Affiliation: Toronto Metropolitan University
Title: "Place-Based Policy for National Welfare"
A preliminary abstract:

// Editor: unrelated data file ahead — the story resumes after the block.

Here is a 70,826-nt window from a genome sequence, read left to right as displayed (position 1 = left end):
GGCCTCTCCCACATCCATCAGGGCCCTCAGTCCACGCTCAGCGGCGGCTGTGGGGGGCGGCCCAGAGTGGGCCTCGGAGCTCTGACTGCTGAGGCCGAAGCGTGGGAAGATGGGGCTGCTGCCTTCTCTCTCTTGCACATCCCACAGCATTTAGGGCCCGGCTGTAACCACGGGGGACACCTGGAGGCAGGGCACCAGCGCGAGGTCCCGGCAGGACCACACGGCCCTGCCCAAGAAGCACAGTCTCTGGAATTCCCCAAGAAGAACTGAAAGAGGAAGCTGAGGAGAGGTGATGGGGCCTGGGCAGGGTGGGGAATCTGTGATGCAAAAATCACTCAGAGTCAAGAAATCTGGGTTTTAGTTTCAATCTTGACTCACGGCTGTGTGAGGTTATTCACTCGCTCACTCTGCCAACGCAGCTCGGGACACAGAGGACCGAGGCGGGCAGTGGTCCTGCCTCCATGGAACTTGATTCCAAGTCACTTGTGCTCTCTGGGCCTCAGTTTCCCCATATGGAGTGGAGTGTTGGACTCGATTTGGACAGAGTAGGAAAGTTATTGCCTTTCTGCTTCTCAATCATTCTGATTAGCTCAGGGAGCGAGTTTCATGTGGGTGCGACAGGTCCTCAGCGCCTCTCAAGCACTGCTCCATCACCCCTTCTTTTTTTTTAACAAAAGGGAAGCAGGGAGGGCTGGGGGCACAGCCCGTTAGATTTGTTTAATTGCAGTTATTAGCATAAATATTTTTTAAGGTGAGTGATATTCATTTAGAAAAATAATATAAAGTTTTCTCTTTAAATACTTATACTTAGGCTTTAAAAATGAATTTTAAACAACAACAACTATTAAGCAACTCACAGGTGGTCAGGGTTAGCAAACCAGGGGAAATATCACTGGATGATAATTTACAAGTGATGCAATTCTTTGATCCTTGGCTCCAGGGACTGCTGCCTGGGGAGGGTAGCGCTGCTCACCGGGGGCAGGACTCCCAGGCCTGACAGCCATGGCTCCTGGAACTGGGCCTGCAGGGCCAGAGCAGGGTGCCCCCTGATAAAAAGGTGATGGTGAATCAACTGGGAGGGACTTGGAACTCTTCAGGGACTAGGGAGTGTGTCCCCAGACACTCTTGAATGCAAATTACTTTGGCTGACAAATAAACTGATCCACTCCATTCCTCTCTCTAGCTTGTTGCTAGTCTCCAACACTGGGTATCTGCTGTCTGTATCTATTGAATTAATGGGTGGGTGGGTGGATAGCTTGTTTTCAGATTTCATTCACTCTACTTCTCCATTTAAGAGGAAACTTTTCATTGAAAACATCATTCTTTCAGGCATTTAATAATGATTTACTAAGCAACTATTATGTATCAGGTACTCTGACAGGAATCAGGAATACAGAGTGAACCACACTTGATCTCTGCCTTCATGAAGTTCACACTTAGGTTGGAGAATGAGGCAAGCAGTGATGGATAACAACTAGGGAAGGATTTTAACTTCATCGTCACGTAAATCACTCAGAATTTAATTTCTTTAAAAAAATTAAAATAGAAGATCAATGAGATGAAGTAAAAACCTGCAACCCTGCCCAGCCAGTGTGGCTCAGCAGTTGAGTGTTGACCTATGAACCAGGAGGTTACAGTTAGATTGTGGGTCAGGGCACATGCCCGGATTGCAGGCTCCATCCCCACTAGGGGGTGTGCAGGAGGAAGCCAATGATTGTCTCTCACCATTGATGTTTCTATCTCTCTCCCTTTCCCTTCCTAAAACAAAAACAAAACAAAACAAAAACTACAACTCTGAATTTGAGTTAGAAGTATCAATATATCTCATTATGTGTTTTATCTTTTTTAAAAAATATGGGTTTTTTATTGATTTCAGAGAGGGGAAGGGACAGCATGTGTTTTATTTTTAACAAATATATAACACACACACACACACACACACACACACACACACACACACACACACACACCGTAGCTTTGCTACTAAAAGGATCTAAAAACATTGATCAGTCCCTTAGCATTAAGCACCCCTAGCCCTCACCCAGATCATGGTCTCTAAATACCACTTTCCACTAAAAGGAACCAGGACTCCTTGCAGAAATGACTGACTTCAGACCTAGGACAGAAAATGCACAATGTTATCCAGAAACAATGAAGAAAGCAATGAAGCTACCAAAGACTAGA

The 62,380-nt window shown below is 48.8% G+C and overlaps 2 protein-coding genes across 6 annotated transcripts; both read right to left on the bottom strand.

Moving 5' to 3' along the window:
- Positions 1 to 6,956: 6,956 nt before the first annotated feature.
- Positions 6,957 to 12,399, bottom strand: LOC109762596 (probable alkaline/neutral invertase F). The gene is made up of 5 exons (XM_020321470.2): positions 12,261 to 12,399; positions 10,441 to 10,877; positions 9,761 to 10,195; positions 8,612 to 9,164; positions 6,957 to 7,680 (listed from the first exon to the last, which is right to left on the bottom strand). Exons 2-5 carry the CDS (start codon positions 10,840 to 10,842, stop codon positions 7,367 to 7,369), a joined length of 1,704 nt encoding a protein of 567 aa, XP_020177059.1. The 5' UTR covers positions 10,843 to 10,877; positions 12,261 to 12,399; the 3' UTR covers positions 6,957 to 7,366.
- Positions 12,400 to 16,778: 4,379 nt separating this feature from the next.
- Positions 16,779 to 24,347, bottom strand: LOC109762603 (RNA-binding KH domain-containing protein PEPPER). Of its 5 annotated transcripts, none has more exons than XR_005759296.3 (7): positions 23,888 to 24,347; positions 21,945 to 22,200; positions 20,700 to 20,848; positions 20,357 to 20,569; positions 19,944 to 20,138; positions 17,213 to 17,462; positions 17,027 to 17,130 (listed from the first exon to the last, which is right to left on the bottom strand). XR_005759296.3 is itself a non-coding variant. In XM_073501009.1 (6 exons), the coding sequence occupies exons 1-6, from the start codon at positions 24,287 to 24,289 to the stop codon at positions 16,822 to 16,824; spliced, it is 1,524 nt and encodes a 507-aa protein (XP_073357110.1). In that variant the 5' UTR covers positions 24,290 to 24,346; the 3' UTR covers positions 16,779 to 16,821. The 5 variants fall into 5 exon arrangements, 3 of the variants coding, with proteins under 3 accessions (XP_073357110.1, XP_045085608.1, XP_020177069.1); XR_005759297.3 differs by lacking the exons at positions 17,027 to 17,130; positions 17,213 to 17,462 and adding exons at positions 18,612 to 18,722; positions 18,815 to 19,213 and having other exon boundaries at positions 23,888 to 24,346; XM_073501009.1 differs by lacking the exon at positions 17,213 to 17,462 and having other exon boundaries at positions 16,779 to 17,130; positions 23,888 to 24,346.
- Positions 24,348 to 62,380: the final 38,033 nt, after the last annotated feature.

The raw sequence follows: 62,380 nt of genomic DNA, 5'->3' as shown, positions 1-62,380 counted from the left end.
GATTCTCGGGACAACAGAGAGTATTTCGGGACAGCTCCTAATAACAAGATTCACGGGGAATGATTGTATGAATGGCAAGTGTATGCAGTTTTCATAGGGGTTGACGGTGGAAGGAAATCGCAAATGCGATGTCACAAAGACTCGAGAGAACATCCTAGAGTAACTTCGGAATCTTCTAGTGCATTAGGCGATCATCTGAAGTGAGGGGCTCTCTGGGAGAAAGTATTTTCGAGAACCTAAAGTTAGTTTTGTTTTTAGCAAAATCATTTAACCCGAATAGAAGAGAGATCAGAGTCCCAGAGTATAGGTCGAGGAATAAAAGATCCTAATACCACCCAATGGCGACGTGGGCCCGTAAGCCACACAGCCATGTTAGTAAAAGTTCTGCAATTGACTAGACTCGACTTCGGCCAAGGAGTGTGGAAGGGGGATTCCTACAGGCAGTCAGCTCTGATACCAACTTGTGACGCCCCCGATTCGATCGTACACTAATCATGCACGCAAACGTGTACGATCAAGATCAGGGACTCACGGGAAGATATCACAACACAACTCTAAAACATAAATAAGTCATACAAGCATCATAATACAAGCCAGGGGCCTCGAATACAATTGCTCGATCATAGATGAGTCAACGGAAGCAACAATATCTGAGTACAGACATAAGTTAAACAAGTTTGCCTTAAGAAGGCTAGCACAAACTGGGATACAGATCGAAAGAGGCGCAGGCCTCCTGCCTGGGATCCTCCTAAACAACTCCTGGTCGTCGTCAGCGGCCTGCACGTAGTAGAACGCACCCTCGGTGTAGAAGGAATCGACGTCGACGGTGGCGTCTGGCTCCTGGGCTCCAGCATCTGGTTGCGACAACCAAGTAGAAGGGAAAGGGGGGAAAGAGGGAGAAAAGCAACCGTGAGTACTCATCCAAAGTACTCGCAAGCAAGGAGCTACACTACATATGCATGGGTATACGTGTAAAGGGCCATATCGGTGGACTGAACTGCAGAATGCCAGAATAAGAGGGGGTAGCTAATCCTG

We provide a novel rationale for national place-based policies based on imperfect competition in local labor markets, and analyze its implications for the spatial welfare effects of such policies. To do so, we develop a multi-region model where heterogeneous market power among firms in both labor and product markets distorts the allocations of resources within and across regions. Industrial productivities and their elasticity to regional density differ endogenously across regions, hinging on how efficiently each region's labor market allocates workers across firms. Solving the planner's problem, we show that place-based industrial policy can improve efficiency, and assess when and how efficiency-based policy interventions change the spatial distribution of living standards. To quantify the importance of our theoretical results, we study the effects on reallocation and welfare across space of place-based policies aimed at eliminating disparities between Western and Eastern Germany.